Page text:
Researchers at Washington University School of Medicine in St. Louis have developed a nanotherapy that is effective in treating mice with multiple myeloma, a cancer of bone marrow immune cells. From left are first author Deepti Sood Gupta, PhD, and co-senior authors Michael H. Tomasson, MD, and Gregory M. Lanza, MD, PhD. (Image Credit: Robert Boston/Washington University in St. Louis)
Researchers at Washington University School of Medicine in St. Louis have designed a nanoparticle-based therapy that is effective in treating mice with multiple myeloma, a cancer of immune cells in the bone marrow. Targeted specifically to the malignant cells, these nanoparticles protect their therapeutic cargo from degradation in the bloodstream and greatly enhance drug delivery into the cancer cells. These are longtime hurdles in the development of this class of potential cancer drugs.
The nanoparticles carry a drug compound that blocks a protein called Myc that is active in many types of cancer, including multiple myeloma. So-called Myc inhibitors are extremely potent in a petri dish. But when injected into the blood, they degrade immediately. Consequently, the prospect that Myc inhibitors could be a viable treatment in patients has been problematic because past research in animals has shown that the compounds degrade too quickly to have any effect against cancer.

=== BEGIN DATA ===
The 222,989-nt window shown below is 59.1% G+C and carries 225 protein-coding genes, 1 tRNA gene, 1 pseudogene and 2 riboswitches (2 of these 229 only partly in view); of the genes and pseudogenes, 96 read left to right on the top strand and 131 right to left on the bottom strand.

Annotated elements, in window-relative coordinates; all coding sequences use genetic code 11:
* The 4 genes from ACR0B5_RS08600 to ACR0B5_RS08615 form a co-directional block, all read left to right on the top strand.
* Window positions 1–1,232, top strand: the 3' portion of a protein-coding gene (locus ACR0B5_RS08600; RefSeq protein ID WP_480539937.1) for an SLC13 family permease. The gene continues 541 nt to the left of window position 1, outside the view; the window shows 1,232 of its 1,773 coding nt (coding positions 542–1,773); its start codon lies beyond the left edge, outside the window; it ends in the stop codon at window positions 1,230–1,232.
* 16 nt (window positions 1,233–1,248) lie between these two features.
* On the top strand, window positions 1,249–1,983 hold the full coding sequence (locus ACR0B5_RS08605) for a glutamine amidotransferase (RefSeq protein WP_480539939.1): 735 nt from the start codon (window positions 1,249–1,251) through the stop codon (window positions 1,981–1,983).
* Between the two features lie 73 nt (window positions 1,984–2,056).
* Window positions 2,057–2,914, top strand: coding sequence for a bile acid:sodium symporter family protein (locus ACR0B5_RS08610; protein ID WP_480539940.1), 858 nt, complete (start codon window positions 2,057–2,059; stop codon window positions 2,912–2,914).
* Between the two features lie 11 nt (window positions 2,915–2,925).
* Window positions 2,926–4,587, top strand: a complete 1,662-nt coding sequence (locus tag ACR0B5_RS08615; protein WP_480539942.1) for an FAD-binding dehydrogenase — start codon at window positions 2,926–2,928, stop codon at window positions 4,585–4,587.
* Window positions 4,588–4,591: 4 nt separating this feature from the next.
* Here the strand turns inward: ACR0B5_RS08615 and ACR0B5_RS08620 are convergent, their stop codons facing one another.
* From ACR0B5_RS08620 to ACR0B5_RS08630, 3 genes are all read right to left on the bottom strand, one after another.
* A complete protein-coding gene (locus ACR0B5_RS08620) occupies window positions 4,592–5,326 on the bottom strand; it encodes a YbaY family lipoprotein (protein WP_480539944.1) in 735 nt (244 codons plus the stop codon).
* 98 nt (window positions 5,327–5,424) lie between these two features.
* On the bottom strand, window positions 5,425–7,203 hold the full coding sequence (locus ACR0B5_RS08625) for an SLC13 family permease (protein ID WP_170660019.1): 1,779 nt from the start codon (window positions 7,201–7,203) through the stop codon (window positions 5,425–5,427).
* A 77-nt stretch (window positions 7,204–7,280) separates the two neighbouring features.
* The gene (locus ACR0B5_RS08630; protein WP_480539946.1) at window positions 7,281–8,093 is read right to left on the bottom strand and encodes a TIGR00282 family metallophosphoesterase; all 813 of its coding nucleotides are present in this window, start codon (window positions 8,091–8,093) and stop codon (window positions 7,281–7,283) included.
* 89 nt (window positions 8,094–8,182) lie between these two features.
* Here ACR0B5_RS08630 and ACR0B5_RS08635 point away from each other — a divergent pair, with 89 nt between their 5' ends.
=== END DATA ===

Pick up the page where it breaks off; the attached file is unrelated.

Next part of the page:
The new study is the first to show that Myc inhibitors can be effective in animals with cancer, as long as the drugs have a vehicle to protect and deliver them into cancer cells. When injected into mice with multiple myeloma, the targeted nanoparticles carrying the Myc inhibitor increased survival to 52 days compared with 29 days for mice receiving nanoparticles not carrying the drug. The researchers also pointed out that the potent Myc inhibitor showed no survival benefit when injected by itself, without the nanoparticle.